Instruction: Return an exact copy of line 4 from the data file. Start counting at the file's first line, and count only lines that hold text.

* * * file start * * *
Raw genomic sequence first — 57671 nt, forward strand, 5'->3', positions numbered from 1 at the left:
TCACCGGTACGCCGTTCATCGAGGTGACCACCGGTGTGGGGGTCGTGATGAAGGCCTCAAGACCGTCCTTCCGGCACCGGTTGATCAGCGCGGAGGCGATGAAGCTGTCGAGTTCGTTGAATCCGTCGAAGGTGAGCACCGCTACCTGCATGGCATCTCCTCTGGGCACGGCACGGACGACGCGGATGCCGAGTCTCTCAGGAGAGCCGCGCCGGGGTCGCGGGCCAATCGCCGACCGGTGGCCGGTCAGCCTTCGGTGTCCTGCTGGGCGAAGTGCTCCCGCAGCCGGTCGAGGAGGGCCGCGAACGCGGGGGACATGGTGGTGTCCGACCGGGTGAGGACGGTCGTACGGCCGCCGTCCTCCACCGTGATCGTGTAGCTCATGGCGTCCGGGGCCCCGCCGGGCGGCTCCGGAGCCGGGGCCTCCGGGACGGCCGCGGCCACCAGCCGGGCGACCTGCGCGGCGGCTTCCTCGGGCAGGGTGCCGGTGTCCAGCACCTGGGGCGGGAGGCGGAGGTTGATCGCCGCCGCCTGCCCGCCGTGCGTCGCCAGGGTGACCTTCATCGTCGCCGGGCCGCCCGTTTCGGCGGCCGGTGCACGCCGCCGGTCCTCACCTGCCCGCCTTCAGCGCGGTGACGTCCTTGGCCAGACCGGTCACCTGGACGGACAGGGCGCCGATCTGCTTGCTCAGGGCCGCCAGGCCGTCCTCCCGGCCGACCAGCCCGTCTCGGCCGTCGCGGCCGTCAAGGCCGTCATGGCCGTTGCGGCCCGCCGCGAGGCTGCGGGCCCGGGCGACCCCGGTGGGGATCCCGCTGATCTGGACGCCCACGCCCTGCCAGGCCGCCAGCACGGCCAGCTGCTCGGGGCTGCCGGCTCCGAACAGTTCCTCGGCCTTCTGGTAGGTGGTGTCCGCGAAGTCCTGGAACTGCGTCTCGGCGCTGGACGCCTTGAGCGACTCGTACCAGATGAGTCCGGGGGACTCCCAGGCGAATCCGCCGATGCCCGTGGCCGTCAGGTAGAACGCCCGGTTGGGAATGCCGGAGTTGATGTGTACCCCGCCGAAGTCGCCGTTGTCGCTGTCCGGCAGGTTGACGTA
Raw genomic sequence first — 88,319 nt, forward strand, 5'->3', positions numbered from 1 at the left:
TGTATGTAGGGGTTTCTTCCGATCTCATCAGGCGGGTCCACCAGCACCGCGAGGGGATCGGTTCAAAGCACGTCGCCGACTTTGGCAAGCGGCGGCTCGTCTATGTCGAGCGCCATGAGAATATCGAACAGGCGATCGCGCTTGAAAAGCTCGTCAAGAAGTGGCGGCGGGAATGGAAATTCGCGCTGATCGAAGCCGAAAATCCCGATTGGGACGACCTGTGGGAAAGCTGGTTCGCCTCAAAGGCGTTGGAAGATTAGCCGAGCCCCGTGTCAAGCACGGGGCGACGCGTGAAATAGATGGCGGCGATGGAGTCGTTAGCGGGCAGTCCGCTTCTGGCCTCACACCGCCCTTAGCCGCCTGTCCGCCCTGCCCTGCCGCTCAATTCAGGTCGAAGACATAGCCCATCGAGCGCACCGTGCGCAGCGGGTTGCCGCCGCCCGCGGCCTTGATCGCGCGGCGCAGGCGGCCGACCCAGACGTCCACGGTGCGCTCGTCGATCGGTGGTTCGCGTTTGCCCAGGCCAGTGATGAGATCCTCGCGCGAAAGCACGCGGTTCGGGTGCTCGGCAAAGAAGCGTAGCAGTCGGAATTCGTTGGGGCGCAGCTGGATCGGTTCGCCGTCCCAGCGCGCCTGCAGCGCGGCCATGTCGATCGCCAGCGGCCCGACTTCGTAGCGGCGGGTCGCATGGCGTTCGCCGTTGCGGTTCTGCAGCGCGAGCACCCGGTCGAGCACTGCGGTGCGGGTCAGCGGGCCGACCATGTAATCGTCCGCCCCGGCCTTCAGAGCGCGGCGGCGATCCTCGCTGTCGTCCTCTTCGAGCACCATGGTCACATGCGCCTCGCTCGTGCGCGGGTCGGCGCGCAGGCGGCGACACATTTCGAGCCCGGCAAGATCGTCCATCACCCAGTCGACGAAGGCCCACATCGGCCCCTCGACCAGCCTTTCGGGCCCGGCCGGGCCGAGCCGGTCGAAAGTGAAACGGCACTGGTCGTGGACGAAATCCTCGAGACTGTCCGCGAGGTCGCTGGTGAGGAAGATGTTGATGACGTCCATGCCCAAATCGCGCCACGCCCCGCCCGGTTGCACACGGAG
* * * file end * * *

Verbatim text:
TGTATGTAGGGGTTTCTTCCGATCTCATCAGGCGGGTCCACCAGCACCGCGAGGGGATCGGTTCAAAGCACGTCGCCGACTTTGGCAAGCGGCGGCTCGTCTATGTCGAGCGCCATGAGAATATCGAACAGGCGATCGCGCTTGAAAAGCTCGTCAAGAAGTGGCGGCGGGAATGGAAATTCGCGCTGATCGAAGCCGAAAATCCCGATTGGGACGACCTGTGGGAAAGCTGGTTCGCCTCAAAGGCGTTGGAAGATTAGCCGAGCCCCGTGTCAAGCACGGGGCGACGCGTGAAATAGATGGCGGCGATGGAGTCGTTAGCGGGCAGTCCGCTTCTGGCCTCACACCGCCCTTAGCCGCCTGTCCGCCCTGCCCTGCCGCTCAATTCAGGTCGAAGACATAGCCCATCGAGCGCACCGTGCGCAGCGGGTTGCCGCCGCCCGCGGCCTTGATCGCGCGGCGCAGGCGGCCGACCCAGACGTCCACGGTGCGCTCGTCGATCGGTGGTTCGCGTTTGCCCAGGCCAGTGATGAGATCCTCGCGCGAAAGCACGCGGTTCGGGTGCTCGGCAAAGAAGCGTAGCAGTCGGAATTCGTTGGGGCGCAGCTGGATCGGTTCGCCGTCCCAGCGCGCCTGCAGCGCGGCCATGTCGATCGCCAGCGGCCCGACTTCGTAGCGGCGGGTCGCATGGCGTTCGCCGTTGCGGTTCTGCAGCGCGAGCACCCGGTCGAGCACTGCGGTGCGGGTCAGCGGGCCGACCATGTAATCGTCCGCCCCGGCCTTCAGAGCGCGGCGGCGATCCTCGCTGTCGTCCTCTTCGAGCACCATGGTCACATGCGCCTCGCTCGTGCGCGGGTCGGCGCGCAGGCGGCGACACATTTCGAGCCCGGCAAGATCGTCCATCACCCAGTCGACGAAGGCCCACATCGGCCCCTCGACCAGCCTTTCGGGCCCGGCCGGGCCGAGCCGGTCGAAAGTGAAACGGCACTGGTCGTGGACGAAATCCTCGAGACTGTCCGCGAGGTCGCTGGTGAGGAAGATGTTGATGACGTCCATGCCCAAATCGCGCCACGCCCCGCCCGGTTGCACACGGAG